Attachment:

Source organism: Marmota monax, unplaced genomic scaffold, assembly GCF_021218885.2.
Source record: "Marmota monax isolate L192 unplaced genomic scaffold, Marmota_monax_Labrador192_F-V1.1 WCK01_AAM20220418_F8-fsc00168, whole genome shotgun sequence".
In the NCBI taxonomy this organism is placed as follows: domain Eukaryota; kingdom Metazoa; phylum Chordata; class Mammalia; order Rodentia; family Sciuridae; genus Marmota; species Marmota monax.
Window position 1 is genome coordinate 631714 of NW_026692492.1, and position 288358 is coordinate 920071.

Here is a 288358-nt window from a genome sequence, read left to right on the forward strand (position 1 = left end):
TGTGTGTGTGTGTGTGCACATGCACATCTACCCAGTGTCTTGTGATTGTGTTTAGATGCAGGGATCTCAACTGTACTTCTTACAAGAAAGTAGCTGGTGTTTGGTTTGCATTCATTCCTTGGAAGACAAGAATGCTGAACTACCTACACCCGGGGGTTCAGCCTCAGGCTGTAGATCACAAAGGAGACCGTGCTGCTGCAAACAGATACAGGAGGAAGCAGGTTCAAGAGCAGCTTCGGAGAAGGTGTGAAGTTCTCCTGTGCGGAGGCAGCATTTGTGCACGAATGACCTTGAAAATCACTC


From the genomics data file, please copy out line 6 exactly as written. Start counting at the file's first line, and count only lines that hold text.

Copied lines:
TGTGTGTGTGTGTGTGCACATGCACATCTACCCAGTGTCTTGTGATTGTGTTTAGATGCAGGGATCTCAACTGTACTTCTTACAAGAAAGTAGCTGGTGTTTGGTTTGCATTCATTCCTTGGAAGACAAGAATGCTGAACTACCTACACCCGGGGGTTCAGCCTCAGGCTGTAGATCACAAAGGAGACCGTGCTGCTGCAAACAGATACAGGAGGAAGCAGGTTCAAGAGCAGCTTCGGAGAAGGTGTGAAGTTCTCCTGTGCGGAGGCAGCATTTGTGCACGAATGACCTTGAAAATCACTC